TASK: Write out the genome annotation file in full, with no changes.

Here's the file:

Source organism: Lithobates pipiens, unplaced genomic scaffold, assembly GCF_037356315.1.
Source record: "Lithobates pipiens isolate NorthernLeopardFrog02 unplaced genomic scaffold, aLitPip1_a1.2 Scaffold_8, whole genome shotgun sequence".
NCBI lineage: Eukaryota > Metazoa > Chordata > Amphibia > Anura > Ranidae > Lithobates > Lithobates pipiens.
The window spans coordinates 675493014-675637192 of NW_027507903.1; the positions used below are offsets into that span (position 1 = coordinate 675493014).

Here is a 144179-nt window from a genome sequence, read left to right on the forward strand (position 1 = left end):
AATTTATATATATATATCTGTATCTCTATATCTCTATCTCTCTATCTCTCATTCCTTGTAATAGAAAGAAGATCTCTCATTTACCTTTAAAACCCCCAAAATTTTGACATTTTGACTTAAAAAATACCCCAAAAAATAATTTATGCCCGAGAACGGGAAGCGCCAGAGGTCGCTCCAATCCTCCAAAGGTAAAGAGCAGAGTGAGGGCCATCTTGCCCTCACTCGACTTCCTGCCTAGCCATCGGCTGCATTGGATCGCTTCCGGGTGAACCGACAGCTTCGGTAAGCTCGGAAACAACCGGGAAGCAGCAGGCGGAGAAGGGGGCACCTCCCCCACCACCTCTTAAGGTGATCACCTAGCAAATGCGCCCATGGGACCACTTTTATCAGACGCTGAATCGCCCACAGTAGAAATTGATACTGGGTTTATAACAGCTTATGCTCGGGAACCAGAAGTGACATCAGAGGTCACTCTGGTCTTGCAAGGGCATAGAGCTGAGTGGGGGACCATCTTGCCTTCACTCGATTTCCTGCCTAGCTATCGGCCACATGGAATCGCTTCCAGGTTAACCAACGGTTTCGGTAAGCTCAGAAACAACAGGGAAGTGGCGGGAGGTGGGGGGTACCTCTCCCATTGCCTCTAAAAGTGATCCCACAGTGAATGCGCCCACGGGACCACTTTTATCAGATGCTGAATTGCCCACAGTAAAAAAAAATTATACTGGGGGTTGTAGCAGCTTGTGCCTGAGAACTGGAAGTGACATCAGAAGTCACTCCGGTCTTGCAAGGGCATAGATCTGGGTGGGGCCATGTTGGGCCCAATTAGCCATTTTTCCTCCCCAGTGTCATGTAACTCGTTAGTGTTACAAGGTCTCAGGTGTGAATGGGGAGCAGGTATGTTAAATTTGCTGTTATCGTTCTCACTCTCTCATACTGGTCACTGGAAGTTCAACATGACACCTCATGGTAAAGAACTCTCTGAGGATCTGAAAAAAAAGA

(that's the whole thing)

Source organism: Lithobates pipiens, unplaced genomic scaffold, assembly GCF_037356315.1.
Source record: "Lithobates pipiens isolate NorthernLeopardFrog02 unplaced genomic scaffold, aLitPip1_a1.2 Scaffold_8, whole genome shotgun sequence".
NCBI lineage: Eukaryota > Metazoa > Chordata > Amphibia > Anura > Ranidae > Lithobates > Lithobates pipiens.
The window spans coordinates 675493014-675637192 of NW_027507903.1; the positions used below are offsets into that span (position 1 = coordinate 675493014).

Here is a 144179-nt window from a genome sequence, read left to right on the forward strand (position 1 = left end):
AATTTATATATATATATCTGTATCTCTATATCTCTATCTCTCTATCTCTCATTCCTTGTAATAGAAAGAAGATCTCTCATTTACCTTTAAAACCCCCAAAATTTTGACATTTTGACTTAAAAAATACCCCAAAAAATAATTTATGCCCGAGAACGGGAAGCGCCAGAGGTCGCTCCAATCCTCCAAAGGTAAAGAGCAGAGTGAGGGCCATCTTGCCCTCACTCGACTTCCTGCCTAGCCATCGGCTGCATTGGATCGCTTCCGGGTGAACCGACAGCTTCGGTAAGCTCGGAAACAACCGGGAAGCAGCAGGCGGAGAAGGGGGCACCTCCCCCACCACCTCTTAAGGTGATCACCTAGCAAATGCGCCCATGGGACCACTTTTATCAGACGCTGAATCGCCCACAGTAGAAATTGATACTGGGTTTATAACAGCTTATGCTCGGGAACCAGAAGTGACATCAGAGGTCACTCTGGTCTTGCAAGGGCATAGAGCTGAGTGGGGGACCATCTTGCCTTCACTCGATTTCCTGCCTAGCTATCGGCCACATGGAATCGCTTCCAGGTTAACCAACGGTTTCGGTAAGCTCAGAAACAACAGGGAAGTGGCGGGAGGTGGGGGGTACCTCTCCCATTGCCTCTAAAAGTGATCCCACAGTGAATGCGCCCACGGGACCACTTTTATCAGATGCTGAATTGCCCACAGTAAAAAAAAATTATACTGGGGGTTGTAGCAGCTTGTGCCTGAGAACTGGAAGTGACATCAGAAGTCACTCCGGTCTTGCAAGGGCATAGATCTGGGTGGGGCCATGTTGGGCCCAATTAGCCATTTTTCCTCCCCAGTGTCATGTAACTCGTTAGTGTTACAAGGTCTCAGGTGTGAATGGGGAGCAGGTATGTTAAATTTGCTGTTATCGTTCTCACTCTCTCATACTGGTCACTGGAAGTTCAACATGACACCTCATGGTAAAGAACTCTCTGAGGATCTGAAAAAAAAGA